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Red Dragon’s free junior program offers kids a chance to excel at a sport

  • Attorney Roy Pastor shows a visitor some of the many...

    Attorney Roy Pastor shows a visitor some of the many photos on the walls at the Red Dragon Billiard Club and Training Center in Harvard, where he teaches kids to play pool, for free. (M.E. JONES/SENTINEL & ENTERPRISE)

  • Attorney Roy Pastor shows a visitor some of the many...

    Attorney Roy Pastor shows a visitor some of the many photos on the walls at the Red Dragon Billiard Club and Training Center in Harvard, where he teaches kids to play pool, for free. (M.E. JONES/SENTINEL & ENTERPRISE)

  • Owen Coughlin, 10, of Leominster, lines up a shot during...

    Owen Coughlin, 10, of Leominster, lines up a shot during a recent open house at the Red Dragon Billiard Club and Training Center in Harvard. It’s a private club where kids can come to learn and play the game, free, on Sunday afternoons from 2 to 4 pm. (M.E. JONES/SENTINEL & ENTERPRISE)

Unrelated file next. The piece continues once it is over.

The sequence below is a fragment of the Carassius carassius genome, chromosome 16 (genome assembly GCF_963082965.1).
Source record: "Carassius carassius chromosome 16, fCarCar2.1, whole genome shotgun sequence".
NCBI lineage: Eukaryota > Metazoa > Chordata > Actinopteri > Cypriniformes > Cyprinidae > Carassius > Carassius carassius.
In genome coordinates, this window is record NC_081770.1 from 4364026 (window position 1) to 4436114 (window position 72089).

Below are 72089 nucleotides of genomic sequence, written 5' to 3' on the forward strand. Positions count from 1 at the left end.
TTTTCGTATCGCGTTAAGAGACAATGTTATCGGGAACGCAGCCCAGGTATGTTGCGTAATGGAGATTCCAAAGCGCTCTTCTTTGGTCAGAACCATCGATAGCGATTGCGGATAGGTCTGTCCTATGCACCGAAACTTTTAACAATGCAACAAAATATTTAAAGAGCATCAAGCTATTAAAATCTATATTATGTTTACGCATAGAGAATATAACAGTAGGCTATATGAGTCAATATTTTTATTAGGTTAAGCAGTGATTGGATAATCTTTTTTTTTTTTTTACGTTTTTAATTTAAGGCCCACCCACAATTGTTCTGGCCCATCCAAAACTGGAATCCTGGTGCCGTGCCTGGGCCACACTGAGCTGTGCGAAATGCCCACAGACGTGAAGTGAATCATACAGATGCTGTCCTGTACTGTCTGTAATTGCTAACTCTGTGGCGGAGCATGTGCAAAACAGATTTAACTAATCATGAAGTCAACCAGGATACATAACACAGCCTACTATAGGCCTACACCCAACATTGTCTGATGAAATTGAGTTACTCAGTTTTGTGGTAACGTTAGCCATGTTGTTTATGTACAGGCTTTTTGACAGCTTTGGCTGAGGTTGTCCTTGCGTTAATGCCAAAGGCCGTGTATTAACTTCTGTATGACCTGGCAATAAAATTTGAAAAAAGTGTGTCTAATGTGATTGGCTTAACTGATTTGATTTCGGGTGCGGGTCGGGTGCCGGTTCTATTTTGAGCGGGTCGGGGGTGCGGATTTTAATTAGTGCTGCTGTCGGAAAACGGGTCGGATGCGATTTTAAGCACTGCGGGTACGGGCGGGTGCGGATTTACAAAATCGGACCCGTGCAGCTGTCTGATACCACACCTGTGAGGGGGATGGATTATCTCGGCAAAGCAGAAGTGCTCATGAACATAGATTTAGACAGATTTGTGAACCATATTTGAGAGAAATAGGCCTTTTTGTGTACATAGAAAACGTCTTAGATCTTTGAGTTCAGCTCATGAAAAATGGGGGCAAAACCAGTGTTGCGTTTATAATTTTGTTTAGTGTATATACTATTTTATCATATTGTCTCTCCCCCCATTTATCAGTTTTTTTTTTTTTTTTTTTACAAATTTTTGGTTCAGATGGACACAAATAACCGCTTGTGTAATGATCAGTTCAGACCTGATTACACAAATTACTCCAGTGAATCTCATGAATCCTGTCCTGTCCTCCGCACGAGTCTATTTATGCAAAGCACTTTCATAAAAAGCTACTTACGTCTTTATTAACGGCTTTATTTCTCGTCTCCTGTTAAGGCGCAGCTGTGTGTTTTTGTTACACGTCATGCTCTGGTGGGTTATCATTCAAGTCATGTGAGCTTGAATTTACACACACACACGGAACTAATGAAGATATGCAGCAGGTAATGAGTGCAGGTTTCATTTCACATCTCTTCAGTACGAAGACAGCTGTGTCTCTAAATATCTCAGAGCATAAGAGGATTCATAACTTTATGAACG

• Callie Romano, 7, of Groton, tries out her technique at...

    Callie Romano, 7, of Groton, tries out her technique at the Red Dragon, a private club in Harvard where kids can come on Sunday afternoons to learn and play the game, for free. (M.E. JONES/SENTINEL & ENTERPRISE)



HARVARD — Pool, or billiards, has a long and storied past, dating back to 15th century France, where royals reportedly played it as a lawn game. The present-day version is an indoor game with a smaller playing field. Specifically, a pool table.

Once a staple in every well-appointed mansion, pool tables are still popular in nightclubs and bars. But in-home billiards rooms are not a must-have these days and pool tables don’t fit comfortably in most modern living rooms. They are more at home in group settings — like at the Billards Cafe on Ayer’s Main Street.

That’s where attorney Roy Pastor often plays and where he once held practices for the youngsters he coaches in his Junior Program on Sundays.

Today, Pastor’s base of operations is the Red Dragon Billiard Club and Training Center, the private club he owns in the Harvard Plaza on Ayer Road.

Tracing the club’s origins, Pastor said it started as a serendipitous side effect of COVID-19.

His friend and client, Bob Hirsch, who owns the plaza that houses the Red Dragon, co-owned some pool tables with Pastor and another friend, he said. The tables were coin-operated and set up in area establishments, like vending machines, he said.